Rutgers professor Jason Barr has proposed adding 1,760-acres of reclaimed land, named New Mannahatta, to the tip of Manhattan island to provide housing and combat climate change.
Called New Mannahatta in reference to the indigenous name for the island in New York, the plan would extend Manhattan island into New York Harbor beyond the Statue of Liberty.
Barr, a professor of economics at Rutgers University, outlined his plan in an opinion piece directed at the city’s mayor Eric Adams, which was recently published in the New York Times.
New Mannahatta can “help solve two major crises in New York“
Barr argues that the extension to Manhattan, which would incorporate Governors Island, would help build resiliency to the threat of rising sea levels. It would protect vulnerable areas and be designed with wetlands and marshlands around its perimeter to absorb storm surges.
The 1,760-acres of new land bounded by the Hudson and East rivers would also provide 180,000 new homes that could house 247,000 people.
“The goal of New Mannahatta is to help solve two major crises in New York City,” Barr told Design Daily.
“First is the ever-looming problem of storm surges and flooding due to climate change. Second is that New York needs more housing. There is a major housing affordability issue in the city and any boost to supply can help alleviate the problem.”
“The city can’t tinker its way out of its problems”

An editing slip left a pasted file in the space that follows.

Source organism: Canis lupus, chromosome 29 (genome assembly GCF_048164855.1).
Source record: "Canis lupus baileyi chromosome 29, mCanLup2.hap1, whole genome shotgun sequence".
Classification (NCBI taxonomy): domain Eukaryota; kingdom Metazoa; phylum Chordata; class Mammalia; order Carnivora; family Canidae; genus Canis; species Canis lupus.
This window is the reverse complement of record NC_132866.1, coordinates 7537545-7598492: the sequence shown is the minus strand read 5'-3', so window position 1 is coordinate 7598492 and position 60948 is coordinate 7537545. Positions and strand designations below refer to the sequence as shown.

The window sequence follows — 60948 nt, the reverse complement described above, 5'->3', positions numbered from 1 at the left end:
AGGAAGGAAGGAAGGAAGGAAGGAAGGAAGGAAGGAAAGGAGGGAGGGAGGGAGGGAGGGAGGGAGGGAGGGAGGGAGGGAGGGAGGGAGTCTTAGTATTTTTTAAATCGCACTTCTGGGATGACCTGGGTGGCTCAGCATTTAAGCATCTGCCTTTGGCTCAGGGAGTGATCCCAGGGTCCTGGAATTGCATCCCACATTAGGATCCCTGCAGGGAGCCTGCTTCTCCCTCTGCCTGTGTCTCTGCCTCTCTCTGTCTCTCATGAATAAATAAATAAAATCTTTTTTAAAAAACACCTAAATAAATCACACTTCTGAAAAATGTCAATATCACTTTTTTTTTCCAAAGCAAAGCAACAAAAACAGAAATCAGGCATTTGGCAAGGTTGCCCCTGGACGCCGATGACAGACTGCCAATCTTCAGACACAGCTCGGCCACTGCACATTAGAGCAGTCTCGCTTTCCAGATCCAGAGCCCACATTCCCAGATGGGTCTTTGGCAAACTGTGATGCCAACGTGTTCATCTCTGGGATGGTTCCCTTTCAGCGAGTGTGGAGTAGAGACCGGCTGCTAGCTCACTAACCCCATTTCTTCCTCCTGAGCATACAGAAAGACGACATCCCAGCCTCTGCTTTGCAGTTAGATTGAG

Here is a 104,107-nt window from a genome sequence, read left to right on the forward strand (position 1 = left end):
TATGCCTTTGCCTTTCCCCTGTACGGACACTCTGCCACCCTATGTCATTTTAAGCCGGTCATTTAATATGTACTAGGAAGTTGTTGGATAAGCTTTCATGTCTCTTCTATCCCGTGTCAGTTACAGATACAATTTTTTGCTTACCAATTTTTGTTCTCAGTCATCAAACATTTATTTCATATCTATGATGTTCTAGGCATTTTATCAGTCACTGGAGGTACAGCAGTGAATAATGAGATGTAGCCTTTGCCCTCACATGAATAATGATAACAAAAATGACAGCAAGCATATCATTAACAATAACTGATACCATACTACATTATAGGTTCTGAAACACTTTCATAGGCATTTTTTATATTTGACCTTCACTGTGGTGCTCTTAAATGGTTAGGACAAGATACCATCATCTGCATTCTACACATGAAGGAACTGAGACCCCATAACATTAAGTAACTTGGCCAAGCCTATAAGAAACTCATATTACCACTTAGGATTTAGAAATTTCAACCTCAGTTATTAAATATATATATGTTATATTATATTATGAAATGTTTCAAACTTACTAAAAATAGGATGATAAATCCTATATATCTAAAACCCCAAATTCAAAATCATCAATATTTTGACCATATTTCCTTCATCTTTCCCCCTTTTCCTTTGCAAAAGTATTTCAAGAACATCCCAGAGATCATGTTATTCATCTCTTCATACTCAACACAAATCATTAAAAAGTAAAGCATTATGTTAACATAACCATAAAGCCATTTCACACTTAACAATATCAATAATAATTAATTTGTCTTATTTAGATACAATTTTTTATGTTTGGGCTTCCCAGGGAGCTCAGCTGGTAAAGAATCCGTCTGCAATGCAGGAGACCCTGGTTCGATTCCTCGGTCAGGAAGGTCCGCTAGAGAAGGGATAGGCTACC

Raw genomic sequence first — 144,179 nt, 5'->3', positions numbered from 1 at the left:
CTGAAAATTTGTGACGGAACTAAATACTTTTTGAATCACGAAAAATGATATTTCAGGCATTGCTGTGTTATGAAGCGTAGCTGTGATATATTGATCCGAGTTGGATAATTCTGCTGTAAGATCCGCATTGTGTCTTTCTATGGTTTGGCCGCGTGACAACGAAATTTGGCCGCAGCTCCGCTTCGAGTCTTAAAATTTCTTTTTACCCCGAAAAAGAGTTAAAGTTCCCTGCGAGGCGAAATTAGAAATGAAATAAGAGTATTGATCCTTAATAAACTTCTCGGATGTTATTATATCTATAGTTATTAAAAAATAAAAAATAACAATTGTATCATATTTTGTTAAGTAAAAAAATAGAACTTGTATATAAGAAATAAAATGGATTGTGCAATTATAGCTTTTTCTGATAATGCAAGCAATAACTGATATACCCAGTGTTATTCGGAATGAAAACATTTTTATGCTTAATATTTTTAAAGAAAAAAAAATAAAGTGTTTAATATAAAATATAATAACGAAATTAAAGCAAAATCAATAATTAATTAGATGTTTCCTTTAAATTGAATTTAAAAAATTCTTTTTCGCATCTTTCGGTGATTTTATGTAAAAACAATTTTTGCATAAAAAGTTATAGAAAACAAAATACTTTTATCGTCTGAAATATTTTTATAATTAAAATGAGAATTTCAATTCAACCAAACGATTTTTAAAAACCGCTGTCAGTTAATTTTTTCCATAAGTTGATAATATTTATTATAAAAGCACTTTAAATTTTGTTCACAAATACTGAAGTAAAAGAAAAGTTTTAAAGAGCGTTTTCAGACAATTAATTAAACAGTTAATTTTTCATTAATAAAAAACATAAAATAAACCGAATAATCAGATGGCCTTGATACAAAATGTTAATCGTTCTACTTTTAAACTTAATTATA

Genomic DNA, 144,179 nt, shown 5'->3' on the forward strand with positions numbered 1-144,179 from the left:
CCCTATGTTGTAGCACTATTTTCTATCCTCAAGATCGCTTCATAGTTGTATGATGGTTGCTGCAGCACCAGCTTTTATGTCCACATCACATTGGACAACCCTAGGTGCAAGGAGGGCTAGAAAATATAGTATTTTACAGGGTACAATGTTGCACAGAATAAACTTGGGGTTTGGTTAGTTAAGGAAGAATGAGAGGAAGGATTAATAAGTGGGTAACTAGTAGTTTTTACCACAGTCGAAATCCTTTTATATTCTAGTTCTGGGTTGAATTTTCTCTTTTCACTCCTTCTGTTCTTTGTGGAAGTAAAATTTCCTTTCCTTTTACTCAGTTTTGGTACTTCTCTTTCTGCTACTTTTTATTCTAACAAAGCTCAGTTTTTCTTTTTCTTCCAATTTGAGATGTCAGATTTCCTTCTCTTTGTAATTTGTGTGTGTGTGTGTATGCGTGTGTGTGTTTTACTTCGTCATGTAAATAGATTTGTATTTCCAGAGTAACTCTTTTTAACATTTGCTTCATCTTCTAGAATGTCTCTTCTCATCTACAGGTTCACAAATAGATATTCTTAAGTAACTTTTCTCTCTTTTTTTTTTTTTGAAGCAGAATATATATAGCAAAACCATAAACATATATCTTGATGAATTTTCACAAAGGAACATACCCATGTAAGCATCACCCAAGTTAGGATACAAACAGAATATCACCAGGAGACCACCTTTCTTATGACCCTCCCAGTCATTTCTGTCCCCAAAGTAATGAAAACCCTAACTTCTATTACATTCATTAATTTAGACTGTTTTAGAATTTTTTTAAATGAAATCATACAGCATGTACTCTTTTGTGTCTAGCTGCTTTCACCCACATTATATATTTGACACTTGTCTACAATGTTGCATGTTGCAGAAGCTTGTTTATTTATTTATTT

Although the proposal is dramatic, Barr believes that large-scale initiatives are needed to help solve the growing issues facing the city.
“Drastic action is needed because the status quo of small steps has not proven adequate to the tasks at hand,” he explained.
“Superstorm Sandy in 2012 and Hurricane Ida in 2021 demonstrated how devastating surges and flooding can be, and yet little action has been take on that front. And housing prices continue to rise,” he continued.
“The city can’t tinker its way out of its problems. The time has come to think creatively and boldly.”
According to Barr, the proposal builds on previous historical precedents as Manhattan island has been extended numerous times since it was settled by Europeans in the 17th century.
“Creating new land through infill is a centuries-old tradition,” explained Barr. “Lower Manhattan, south of City Hall, has been expanded by nearly 50 per cent. The Dutch, then the English, then the Americans created this land because it helped New York’s economy grow and thrive.”
“There is a certain economic logic to it”
Barr calculates that financially the proposal could be feasible due to the high cost of real estate in New York.
He calculates that the difference between building construction costs and housing sales values could be used to fund the creation of the artificial land and associated infrastructure.
“I’m mindful of the ‘pie-in-the-sky’ aspect of it, said Barr. “However, if you crunch the numbers, there is a certain economic logic to it.”
“The value of real estate in the city now runs so much higher than the average cost of creating or replacing the buildings, that, in principle, the city could use this differential to its advantage,” he continued.
“Lower Manhattan is some of the most valuable and important real estate in the world, why not produce more of it? If the city is going to spend billions on flood walls and other resiliency projects, why not also try to get more housing out of it is as well?”
The New York government has been grappling with how to protect the city from climate change for many years. In 2019, then mayor Bill de Blasio revealed a multi-billion dollar proposal to redesign the “vulnerable” shoreline of Lower Manhattan.
Danish studio BIG and landscape architecture firm James Corner Field Operations are designing a mixed-use development in the city with a beach designed to protect the shoreline from flooding.
The image is courtesy of Jason Barr.
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